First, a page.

Ebola as a business.
Despite Ebola’s high mortality rate, it was still seen as an opportunity to create jobs or make a profit. Several participants from across the country reported this subtheme. Some participants believed that international pharmaceutical companies, national health officials, and some frontline responders were making money from Ebola, not doing all they could to completely eradicate the outbreak by making a coordinated effort. Some participants also said that they had heard that national health officials in DR Congo were deliberately gaming the reporting system by fabricating data (for example, by increasing the number of Ebola cases reported) to attract funding from the international organizations. The participants described luxurious vehicles being used by Congolese health officials to visit work sites. They also reported that the Ebola outbreak had created jobs in the Kivus, where unemployment is high, and those benefiting from the outbreak wished for it to continue. For example, one religious leader said, “If you stop the source of money, you will see that this Ebola outbreak will stop too.” The participants also reported that it was common to the slogan “no Ebola, no job” from some Ebola responders.
Some participants described seeing Ebola vaccines being sold to local poor people in zones close to areas with intense Ebola outbreaks. However, one political leader denied that this was true.
Theme III: Ebola and politics
The participants were concerned that the outbreak would worsen due to political influence. Some participants expressed satisfaction with the current regime and the way it was conducting intervention, most expressed dissatisfactions and concern about corruption among politicians. The participants accused the government that was in power in December 2018 of having politicized this outbreak.
Ambivalence of the political authorities.
While fighting Ebola, politicians themselves contributed to the genesis of certain rumors. Most participants across DR Congo agreed that the ongoing outbreak was fabricated by politicians to destabilize the eastern part of the country. They reported that during the 2018 presidential elections, people from Beni and other areas were kept from voting for invalid reasons. They also felt that the Ebola outbreak was used as an excuse by the government to postpone elections in Beni and Butembo. One participant said, “They use lies to delay the general elections and they send security forces among the Ebola responders; it means that this Ebola outbreak has some political motivations.”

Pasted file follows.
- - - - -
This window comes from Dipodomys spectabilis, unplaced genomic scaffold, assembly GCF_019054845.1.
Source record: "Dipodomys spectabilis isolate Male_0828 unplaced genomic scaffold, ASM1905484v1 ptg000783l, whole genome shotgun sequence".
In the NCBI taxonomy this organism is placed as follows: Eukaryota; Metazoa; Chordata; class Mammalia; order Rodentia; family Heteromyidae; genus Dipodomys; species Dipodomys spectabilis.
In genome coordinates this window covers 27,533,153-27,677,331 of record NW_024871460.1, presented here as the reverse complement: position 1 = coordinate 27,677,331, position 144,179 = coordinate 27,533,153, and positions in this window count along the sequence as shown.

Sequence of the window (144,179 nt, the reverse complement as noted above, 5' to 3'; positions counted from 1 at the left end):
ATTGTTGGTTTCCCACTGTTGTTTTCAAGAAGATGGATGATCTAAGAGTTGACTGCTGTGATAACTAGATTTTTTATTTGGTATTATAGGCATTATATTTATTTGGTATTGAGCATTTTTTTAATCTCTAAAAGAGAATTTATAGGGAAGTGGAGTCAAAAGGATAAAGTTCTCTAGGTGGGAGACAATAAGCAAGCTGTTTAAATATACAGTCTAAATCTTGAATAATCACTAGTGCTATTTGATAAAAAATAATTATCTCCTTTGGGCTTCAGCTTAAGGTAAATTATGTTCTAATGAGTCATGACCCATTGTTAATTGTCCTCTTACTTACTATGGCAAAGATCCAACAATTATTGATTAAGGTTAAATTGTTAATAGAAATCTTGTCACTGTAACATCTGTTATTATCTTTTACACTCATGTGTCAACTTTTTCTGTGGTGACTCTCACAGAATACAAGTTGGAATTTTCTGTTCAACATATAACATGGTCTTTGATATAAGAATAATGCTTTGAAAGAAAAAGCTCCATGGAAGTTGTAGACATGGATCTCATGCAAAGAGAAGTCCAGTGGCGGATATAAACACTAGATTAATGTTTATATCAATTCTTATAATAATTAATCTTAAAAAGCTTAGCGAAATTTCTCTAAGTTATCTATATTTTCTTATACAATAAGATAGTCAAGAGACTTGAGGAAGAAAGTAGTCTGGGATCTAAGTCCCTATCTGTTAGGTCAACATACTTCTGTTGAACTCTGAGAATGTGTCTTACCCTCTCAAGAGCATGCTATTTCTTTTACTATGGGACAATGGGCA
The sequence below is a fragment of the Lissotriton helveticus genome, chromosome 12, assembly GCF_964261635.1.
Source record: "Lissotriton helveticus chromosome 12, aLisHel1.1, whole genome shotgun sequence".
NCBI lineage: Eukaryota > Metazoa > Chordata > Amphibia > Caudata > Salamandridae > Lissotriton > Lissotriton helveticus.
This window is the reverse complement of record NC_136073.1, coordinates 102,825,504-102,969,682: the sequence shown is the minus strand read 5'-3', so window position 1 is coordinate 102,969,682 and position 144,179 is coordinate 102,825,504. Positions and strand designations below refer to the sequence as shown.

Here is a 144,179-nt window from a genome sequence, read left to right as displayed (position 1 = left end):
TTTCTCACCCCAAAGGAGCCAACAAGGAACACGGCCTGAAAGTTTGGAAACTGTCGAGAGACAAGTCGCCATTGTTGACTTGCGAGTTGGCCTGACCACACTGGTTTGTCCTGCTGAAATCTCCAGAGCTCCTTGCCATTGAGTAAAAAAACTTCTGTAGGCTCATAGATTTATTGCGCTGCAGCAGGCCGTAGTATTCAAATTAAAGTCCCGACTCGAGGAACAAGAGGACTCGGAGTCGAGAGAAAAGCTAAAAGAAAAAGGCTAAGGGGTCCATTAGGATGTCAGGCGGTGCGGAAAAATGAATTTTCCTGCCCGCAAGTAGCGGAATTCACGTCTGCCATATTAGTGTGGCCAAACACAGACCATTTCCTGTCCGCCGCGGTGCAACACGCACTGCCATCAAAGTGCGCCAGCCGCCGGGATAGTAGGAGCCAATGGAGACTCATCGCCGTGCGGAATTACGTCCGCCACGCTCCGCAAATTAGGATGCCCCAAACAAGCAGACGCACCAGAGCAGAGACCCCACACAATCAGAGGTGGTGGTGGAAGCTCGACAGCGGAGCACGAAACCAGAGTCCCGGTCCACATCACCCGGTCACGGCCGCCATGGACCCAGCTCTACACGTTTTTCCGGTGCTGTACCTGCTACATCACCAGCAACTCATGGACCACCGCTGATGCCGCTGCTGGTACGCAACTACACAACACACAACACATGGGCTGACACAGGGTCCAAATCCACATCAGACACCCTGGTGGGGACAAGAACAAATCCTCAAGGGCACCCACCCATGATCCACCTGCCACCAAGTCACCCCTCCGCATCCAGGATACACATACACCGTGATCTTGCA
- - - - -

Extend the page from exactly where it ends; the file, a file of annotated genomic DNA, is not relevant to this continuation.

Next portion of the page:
We also had participants who stated that some opposition leaders used Ebola to gain popularity and obtain seats in parliament. One teacher said, “[Our] national deputy said on social media that Ebola was not real, and if it was real, it was surely brought to the Kivus by malicious politicians. It is a manmade Ebola, which is being used for the extermination of local people in the Kivus.”
Exclusion of some community leaders.
Some participants reported that local gatekeepers and other well-known Ebola responders were not involved in the response efforts from the beginning. One participant complained that “We cannot understand why the expert professor who ended Ebola in Yambuku is not part of the response. This is politics.”
Other participants considered that local Ebola educators who were involved in the response were not being well compensated compared to the many responders (who were seen as “foreigners” in the affected areas) from Kinshasa (and other African countries) and did not speak the local dialects. Some local people thought that these outsiders were sent by the former president to kill them using Ebola because they did not support him.
Distrust of the political authorities in DR Congo.
The participants believed that the national authorities were selfish and were working to make profit for themselves and their families. They also expressed doubt regarding the efficacy of the healthcare system, considering that most public health priorities had been neglected for years by government authorities. For example, one teacher commented that “Ebola is just the ears of a hippopotamus or a symptom; the root causes are several challenges that the affected communities face, including extreme poverty, war, and the absence of a good public health system. We need to address their needs. But the government is not helping much.”